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Thursday, May 3, 2012

Catholic Education

I don't like to quote American things here at the SCCB, since this is a Canadian forum, but I'd like to draw your attention to an article being carried by the Newman Society about a study conducted at Georgetown University on what consequences for faith life going to university has. Whereas upon entering university 11% describe themselves as religiously unaffiliated, upon leaving that number rises to 25 %. This is not all that unexpected, but, for as expected as it is, it might still give us pause for thought. See the executive report of the study here.

I want to address this matter here because it is obviously a serious one. Having spent the last twenty years in Catholic Education - both as giver and as receiver - and as a convert to the Faith - I find the positions Catholic families adopt on their children's education quite interesting.

What do you think of the state of Catholic higher education in Canada?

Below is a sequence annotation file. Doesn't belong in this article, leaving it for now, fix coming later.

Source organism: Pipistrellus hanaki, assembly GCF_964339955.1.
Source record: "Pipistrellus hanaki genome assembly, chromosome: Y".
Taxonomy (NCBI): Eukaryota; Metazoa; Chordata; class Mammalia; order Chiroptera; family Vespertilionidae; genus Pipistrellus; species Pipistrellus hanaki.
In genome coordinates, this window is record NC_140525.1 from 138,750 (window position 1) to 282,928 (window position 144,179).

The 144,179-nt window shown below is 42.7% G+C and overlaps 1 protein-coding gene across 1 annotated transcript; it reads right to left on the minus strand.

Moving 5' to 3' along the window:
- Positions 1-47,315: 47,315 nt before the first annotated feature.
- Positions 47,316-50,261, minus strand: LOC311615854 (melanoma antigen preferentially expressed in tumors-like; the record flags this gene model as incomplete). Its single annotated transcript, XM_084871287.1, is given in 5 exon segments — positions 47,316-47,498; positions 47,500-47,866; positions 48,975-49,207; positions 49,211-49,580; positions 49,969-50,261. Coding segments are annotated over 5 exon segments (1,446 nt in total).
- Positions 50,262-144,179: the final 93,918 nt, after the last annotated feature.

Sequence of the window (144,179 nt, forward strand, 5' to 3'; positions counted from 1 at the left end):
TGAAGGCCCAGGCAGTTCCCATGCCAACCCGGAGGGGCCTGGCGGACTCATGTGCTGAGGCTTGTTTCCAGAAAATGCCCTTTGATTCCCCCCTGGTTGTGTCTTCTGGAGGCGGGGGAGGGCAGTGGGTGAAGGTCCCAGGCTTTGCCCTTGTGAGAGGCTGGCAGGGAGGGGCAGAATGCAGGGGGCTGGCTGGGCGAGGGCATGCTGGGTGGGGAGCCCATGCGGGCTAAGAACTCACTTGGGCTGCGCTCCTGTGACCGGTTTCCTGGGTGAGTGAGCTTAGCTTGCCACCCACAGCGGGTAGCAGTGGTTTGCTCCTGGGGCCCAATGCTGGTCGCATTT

Perhaps I should also put in a plug for the two Canadian schools who made the Newman Society's list of good Catholic schools: my old employer, Our Lady Seat of Wisdom and another school that I have been hearing a lot of good things about, Redeemer Pacific. Give them some consideration.


  1. The best way to make sure Catholic education is alive and strong is for families to pray and live the faith. No government, no school, no church and no program, no matter how good can ever replace that.
    It was Blessed John Paul II, who reminded us all that the roots and the gift of his faith were first formed in his family and then strengthened and deepened by his priesthood, his life and his papacy.
    As the family unity has fragmented and weakened by the onslaught of secularism and individualism over the decades in Canada and the entire West, so too has the faith.

  2. Certainly, but in going to pursue higher education we need to extend those good things that the family provides into another realm, the school. There are no certainties, of course, but good Catholic higher ed is a truly good thing, that is unfortunately too rare.

  3. What Catholic Higher Education?

    Okay, maybe a little unfair to OLSWA but, that just about sums it up...

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